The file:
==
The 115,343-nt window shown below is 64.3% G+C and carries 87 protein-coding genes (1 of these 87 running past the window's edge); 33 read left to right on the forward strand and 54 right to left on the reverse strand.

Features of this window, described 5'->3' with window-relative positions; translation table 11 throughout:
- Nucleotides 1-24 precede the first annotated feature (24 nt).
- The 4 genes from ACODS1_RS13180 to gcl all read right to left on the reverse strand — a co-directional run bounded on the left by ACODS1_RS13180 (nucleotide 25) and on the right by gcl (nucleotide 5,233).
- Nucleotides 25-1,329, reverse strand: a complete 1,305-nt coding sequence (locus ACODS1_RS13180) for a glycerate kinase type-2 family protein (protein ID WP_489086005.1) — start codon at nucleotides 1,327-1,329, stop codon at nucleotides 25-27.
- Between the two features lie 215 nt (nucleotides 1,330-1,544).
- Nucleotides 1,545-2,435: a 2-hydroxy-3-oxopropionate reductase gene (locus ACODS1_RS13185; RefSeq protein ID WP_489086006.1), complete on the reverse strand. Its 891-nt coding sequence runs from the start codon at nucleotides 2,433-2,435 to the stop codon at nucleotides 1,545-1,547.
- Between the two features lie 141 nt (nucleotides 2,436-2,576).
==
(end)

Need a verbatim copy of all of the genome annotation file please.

The 115,343-nt window shown below is 64.3% G+C and carries 87 protein-coding genes (1 of these 87 running past the window's edge); 33 read left to right on the forward strand and 54 right to left on the reverse strand.

Features of this window, described 5'->3' with window-relative positions; translation table 11 throughout:
- Nucleotides 1-24 precede the first annotated feature (24 nt).
- The 4 genes from ACODS1_RS13180 to gcl all read right to left on the reverse strand — a co-directional run bounded on the left by ACODS1_RS13180 (nucleotide 25) and on the right by gcl (nucleotide 5,233).
- Nucleotides 25-1,329, reverse strand: a complete 1,305-nt coding sequence (locus ACODS1_RS13180) for a glycerate kinase type-2 family protein (protein ID WP_489086005.1) — start codon at nucleotides 1,327-1,329, stop codon at nucleotides 25-27.
- Between the two features lie 215 nt (nucleotides 1,330-1,544).
- Nucleotides 1,545-2,435: a 2-hydroxy-3-oxopropionate reductase gene (locus ACODS1_RS13185; RefSeq protein ID WP_489086006.1), complete on the reverse strand. Its 891-nt coding sequence runs from the start codon at nucleotides 2,433-2,435 to the stop codon at nucleotides 1,545-1,547.
- Between the two features lie 141 nt (nucleotides 2,436-2,576).